Bankruptcy stays on your credit report for a decade, it costs money, and it's emotionally difficult. It's a last resort -- but it is an option you should often turn to before liquidating retirement savings (which is protected during bankruptcy) or before struggling for years to make payments on debt that doesn't go down because all the money goes to interest.
While repaying your debt more slowly or at a lower interest rate is better than not paying it at all, a debt management plan can still adversely impact credit scores. Although enrollment in a debt management plan isn't a factor in credit scoring models, it can affect other aspects of your credit that are common factors in many credit scoring models.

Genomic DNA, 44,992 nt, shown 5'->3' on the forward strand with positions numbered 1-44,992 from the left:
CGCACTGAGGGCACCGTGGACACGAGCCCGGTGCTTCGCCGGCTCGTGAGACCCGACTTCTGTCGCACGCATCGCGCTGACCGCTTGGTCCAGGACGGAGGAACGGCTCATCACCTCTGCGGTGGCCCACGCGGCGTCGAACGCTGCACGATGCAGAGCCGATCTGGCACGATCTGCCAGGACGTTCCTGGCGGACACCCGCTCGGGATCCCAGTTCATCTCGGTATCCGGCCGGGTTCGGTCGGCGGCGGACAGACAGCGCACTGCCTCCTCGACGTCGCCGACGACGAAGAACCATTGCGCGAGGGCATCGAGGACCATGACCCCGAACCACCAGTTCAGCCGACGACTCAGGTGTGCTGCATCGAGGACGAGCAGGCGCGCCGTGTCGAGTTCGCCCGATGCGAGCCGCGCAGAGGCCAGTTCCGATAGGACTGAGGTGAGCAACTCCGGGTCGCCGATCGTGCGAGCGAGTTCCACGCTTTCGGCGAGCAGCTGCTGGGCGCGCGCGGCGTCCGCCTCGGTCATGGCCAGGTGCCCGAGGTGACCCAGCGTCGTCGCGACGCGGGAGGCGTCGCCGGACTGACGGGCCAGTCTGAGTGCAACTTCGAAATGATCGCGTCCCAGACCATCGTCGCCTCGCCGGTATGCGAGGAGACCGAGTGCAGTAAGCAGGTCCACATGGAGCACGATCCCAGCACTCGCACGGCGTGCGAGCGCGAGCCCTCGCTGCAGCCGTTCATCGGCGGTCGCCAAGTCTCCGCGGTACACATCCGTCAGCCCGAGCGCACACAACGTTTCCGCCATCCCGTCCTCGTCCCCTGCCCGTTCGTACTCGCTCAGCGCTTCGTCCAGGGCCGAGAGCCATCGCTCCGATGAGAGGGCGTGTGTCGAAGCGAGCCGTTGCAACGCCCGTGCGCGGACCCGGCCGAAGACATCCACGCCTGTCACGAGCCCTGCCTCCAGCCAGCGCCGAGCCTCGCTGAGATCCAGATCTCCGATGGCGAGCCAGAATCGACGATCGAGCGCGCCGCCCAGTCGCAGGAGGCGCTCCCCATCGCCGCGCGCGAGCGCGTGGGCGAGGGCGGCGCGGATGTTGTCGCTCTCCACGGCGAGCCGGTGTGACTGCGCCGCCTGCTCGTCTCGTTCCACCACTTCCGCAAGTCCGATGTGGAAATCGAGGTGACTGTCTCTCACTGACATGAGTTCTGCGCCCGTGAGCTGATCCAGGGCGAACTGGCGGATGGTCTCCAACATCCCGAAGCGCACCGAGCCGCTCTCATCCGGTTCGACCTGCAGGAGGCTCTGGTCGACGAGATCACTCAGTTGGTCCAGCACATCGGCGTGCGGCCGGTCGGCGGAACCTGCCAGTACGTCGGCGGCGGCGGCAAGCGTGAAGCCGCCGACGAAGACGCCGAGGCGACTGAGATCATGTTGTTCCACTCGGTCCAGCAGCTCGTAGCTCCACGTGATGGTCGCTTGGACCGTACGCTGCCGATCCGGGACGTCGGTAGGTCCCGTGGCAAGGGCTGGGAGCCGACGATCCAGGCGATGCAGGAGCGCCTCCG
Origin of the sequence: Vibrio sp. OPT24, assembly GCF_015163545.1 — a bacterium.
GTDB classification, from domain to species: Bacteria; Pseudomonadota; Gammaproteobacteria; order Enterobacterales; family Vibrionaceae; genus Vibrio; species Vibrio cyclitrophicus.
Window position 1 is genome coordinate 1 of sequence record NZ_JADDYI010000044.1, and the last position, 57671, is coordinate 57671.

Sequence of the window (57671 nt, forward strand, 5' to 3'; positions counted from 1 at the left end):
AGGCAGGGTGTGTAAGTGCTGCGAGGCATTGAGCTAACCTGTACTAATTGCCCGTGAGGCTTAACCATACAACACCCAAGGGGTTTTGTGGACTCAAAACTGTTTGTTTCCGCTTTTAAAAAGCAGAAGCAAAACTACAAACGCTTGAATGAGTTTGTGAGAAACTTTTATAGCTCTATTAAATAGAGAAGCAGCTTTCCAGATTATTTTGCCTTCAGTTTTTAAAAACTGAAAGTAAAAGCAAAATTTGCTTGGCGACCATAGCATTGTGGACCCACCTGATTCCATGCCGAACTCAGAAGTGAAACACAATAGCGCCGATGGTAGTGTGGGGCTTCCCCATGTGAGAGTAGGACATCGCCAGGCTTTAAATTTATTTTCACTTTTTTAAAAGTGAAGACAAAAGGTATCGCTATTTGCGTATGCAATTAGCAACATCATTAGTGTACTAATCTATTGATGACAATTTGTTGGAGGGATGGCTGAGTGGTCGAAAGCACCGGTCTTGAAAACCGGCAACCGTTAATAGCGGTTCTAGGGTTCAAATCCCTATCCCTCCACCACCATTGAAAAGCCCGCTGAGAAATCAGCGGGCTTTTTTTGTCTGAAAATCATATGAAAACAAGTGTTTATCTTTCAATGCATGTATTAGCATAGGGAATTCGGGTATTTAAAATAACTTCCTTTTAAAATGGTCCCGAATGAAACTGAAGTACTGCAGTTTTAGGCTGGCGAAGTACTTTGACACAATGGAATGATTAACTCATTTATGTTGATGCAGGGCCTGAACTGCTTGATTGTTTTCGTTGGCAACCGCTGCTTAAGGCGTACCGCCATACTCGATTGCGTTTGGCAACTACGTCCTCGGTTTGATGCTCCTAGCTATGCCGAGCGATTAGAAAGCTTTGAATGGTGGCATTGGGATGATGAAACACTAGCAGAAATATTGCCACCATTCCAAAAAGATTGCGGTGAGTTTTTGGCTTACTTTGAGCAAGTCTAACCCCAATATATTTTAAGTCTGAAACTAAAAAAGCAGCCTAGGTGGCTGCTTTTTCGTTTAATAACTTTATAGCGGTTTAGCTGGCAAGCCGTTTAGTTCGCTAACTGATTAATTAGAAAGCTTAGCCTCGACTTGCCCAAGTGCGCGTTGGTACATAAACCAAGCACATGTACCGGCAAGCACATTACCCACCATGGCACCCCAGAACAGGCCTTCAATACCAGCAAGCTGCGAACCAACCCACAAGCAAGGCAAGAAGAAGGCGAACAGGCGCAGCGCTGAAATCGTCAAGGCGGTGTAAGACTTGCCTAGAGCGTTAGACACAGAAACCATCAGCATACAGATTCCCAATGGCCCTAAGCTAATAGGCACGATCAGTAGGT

Debt management programs serve the dual role of helping you repay your debts while creditors receive the money owed to them. These debt management plans are a systematic way to pay down your outstanding debt through monthly payments to your credit counseling agency. Your creditor accounts will always be credited with 100 percent of the amount you pay through an NFCC agency. By participating in this type of debt management program, you may benefit from reduced or waived finance charges or fees, and experience fewer collection calls. When you have completed your payments-which typically takes 36-60 months- it may help you reestablish credit.